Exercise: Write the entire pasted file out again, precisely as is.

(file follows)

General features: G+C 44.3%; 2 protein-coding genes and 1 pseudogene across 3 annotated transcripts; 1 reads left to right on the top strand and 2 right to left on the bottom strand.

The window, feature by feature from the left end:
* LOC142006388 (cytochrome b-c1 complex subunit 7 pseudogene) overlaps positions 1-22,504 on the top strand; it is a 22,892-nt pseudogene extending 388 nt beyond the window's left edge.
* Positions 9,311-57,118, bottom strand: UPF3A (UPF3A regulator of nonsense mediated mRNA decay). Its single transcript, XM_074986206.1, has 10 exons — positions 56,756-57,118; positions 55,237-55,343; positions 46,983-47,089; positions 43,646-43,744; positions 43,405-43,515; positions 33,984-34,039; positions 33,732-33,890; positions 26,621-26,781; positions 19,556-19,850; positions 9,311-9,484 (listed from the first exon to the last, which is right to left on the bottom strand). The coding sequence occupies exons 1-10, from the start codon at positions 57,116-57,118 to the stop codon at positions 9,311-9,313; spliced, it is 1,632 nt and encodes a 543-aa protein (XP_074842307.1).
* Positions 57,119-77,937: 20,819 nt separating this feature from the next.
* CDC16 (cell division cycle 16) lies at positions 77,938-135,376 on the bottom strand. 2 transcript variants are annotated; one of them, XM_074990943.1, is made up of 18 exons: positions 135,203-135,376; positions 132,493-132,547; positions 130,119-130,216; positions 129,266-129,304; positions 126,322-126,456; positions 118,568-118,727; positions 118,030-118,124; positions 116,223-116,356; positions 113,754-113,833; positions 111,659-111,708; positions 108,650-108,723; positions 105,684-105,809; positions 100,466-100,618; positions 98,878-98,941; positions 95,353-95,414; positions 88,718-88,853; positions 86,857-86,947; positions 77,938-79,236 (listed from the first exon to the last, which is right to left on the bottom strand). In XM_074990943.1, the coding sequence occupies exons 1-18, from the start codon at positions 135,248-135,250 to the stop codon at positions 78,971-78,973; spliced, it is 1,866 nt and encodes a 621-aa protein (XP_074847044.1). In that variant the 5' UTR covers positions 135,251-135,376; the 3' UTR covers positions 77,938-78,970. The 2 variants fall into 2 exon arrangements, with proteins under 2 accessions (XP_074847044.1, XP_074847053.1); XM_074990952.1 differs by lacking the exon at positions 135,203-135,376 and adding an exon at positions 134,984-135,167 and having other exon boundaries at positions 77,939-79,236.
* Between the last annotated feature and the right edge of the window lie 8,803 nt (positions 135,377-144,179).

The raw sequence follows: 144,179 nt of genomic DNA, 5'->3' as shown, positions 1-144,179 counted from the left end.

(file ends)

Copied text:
General features: G+C 44.3%; 2 protein-coding genes and 1 pseudogene across 3 annotated transcripts; 1 reads left to right on the top strand and 2 right to left on the bottom strand.

The window, feature by feature from the left end:
* LOC142006388 (cytochrome b-c1 complex subunit 7 pseudogene) overlaps positions 1-22,504 on the top strand; it is a 22,892-nt pseudogene extending 388 nt beyond the window's left edge.
* Positions 9,311-57,118, bottom strand: UPF3A (UPF3A regulator of nonsense mediated mRNA decay). Its single transcript, XM_074986206.1, has 10 exons — positions 56,756-57,118; positions 55,237-55,343; positions 46,983-47,089; positions 43,646-43,744; positions 43,405-43,515; positions 33,984-34,039; positions 33,732-33,890; positions 26,621-26,781; positions 19,556-19,850; positions 9,311-9,484 (listed from the first exon to the last, which is right to left on the bottom strand). The coding sequence occupies exons 1-10, from the start codon at positions 57,116-57,118 to the stop codon at positions 9,311-9,313; spliced, it is 1,632 nt and encodes a 543-aa protein (XP_074842307.1).
* Positions 57,119-77,937: 20,819 nt separating this feature from the next.
* CDC16 (cell division cycle 16) lies at positions 77,938-135,376 on the bottom strand. 2 transcript variants are annotated; one of them, XM_074990943.1, is made up of 18 exons: positions 135,203-135,376; positions 132,493-132,547; positions 130,119-130,216; positions 129,266-129,304; positions 126,322-126,456; positions 118,568-118,727; positions 118,030-118,124; positions 116,223-116,356; positions 113,754-113,833; positions 111,659-111,708; positions 108,650-108,723; positions 105,684-105,809; positions 100,466-100,618; positions 98,878-98,941; positions 95,353-95,414; positions 88,718-88,853; positions 86,857-86,947; positions 77,938-79,236 (listed from the first exon to the last, which is right to left on the bottom strand). In XM_074990943.1, the coding sequence occupies exons 1-18, from the start codon at positions 135,248-135,250 to the stop codon at positions 78,971-78,973; spliced, it is 1,866 nt and encodes a 621-aa protein (XP_074847044.1). In that variant the 5' UTR covers positions 135,251-135,376; the 3' UTR covers positions 77,938-78,970. The 2 variants fall into 2 exon arrangements, with proteins under 2 accessions (XP_074847044.1, XP_074847053.1); XM_074990952.1 differs by lacking the exon at positions 135,203-135,376 and adding an exon at positions 134,984-135,167 and having other exon boundaries at positions 77,939-79,236.
* Between the last annotated feature and the right edge of the window lie 8,803 nt (positions 135,377-144,179).

The raw sequence follows: 144,179 nt of genomic DNA, 5'->3' as shown, positions 1-144,179 counted from the left end.